Functional ecology of freshwater mussels in Peninsular Malaysia

Mahadzir, Farah Najwa (2018) Functional ecology of freshwater mussels in Peninsular Malaysia. MRes thesis, University of Nottingham.

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In Southeast Asia, freshwater mussel diversity, distribution and conservation status is very poorly understood, with limited data and studies available on its functional ecology as compared to freshwater mussels in temperate regions. The present thesis aims to investigate the functional ecology of freshwater mussels in Peninsular Malaysia. Firstly, the effects of mussels on the water column were investigated in a filtration experiment combining mesocosm in natural habitat and laboratory experiment involving river mussel community and lake mussel community. Second, the effects of mussel presence on benthic macroinvertebrates were investigated through biodiversity survey in 28 sites with and without mussel presence across Peninsular Malaysia.

While in situ clearance shown no significant differences between mussel treatments and controls, ex situ clearance experiment suggest that both river and lake mussel communities affect the ecosystem through different ways. River mussel have significant significantly reduces Soluble Reactive Phosphorus (SRP) (P=0.048), indicating removal of nutrient from the water column. Inversely, lake mussel community significantly increase Total Phosphorus (TP) (P<0.001) concentration, indicating biodeposition taking place instead. This difference was further supported the observation that River mussels significantly decreasing the concentration of chlorophyll a (P=0.007) whereas lake mussel significantly increases the concentration of chlorophyll a (P<0.001). The results suggest that tropical freshwater mussels from different freshwater ecosystems may perform different ecological functions.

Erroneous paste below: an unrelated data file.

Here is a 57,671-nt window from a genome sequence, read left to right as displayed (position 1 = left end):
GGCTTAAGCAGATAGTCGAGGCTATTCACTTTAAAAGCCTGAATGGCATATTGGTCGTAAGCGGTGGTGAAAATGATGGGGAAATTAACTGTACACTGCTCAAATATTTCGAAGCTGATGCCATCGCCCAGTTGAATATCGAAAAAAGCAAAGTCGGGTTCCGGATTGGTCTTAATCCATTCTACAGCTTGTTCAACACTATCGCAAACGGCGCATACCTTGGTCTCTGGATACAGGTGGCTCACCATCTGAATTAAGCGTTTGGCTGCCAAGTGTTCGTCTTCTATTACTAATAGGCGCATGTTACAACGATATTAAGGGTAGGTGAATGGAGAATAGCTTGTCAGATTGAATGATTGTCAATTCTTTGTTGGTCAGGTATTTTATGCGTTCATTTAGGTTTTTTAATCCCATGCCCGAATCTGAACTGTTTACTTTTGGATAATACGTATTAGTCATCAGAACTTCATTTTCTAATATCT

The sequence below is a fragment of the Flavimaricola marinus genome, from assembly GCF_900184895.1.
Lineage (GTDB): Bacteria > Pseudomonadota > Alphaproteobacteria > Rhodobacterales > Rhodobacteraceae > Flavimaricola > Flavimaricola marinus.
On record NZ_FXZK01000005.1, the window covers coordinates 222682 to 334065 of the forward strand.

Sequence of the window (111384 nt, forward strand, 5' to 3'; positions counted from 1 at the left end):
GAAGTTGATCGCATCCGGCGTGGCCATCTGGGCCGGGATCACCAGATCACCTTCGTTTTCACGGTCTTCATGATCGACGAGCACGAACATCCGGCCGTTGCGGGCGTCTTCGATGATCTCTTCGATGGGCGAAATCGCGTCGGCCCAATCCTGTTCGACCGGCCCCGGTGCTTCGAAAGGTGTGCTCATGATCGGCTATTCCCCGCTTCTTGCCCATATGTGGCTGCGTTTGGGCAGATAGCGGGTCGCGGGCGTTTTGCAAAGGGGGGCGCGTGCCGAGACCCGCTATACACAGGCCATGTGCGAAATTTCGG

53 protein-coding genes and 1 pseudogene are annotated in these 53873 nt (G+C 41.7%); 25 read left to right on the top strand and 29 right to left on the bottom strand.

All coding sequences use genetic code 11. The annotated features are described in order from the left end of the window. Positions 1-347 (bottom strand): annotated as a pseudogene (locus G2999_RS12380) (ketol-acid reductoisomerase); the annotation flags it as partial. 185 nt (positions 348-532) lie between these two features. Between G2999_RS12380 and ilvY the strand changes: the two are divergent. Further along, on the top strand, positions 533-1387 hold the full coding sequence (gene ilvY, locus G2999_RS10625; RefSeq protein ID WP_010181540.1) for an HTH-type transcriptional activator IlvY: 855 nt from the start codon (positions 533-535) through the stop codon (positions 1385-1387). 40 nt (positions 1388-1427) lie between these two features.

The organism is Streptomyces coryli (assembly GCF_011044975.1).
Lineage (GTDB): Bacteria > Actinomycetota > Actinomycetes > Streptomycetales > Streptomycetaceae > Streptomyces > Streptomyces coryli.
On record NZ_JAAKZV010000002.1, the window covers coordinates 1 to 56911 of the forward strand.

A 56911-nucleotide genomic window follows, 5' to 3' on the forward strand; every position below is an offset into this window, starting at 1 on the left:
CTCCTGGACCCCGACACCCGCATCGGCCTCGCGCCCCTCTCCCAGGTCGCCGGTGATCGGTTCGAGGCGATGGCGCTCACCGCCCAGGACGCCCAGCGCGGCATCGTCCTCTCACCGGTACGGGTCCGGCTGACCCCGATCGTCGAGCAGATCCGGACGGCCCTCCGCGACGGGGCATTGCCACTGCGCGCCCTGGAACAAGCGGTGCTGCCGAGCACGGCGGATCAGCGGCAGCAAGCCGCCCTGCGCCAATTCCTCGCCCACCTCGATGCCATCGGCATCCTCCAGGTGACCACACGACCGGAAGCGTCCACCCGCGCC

Biodiversity survey indicates that freshwater mussels in Peninsular Malaysia have significant effect on higher species richness in tropical streams (P=0.047) similar to freshwater mussels in temperate regions, although invertebrate taxa with clear preference for mussel presence differed the two systems. The order Hemiptera had shown significant preference for mussel sites (P=0.008), and orders Plecoptera and Decapoda had shown positive correlation to mussel presence although not to a statistically significant level. The utilisation of DNA barcoding for macroinvertebrate identification also indicates several species sampled have yet to be recorded into the Genebank library. Further studies into the functional roles of freshwater mussels in tropical ecosystem coupled with advanced methods such as DNA barcoding should be carried out in the future to develop a better management and conservation strategy for Unionidae in Peninsular Malaysia.

Item Type: Thesis (University of Nottingham only) (MRes)
Supervisors: Zieritz, Alexandra
Vu, Tuong Thuy
Wilson, John-James
Keywords: freshwater mussels, unionidae, functional ecology, filter-feeding, ecosystem engineers
Subjects: Q Science > QL Zoology
Faculties/Schools: University of Nottingham, Malaysia > Faculty of Science and Engineering — Science > School of Environmental and Geographical Sciences
Item ID: 52286
Depositing User: Mahadzir, Farah Najwa
Date Deposited: 22 Jul 2018 04:40
Last Modified: 07 May 2020 17:02

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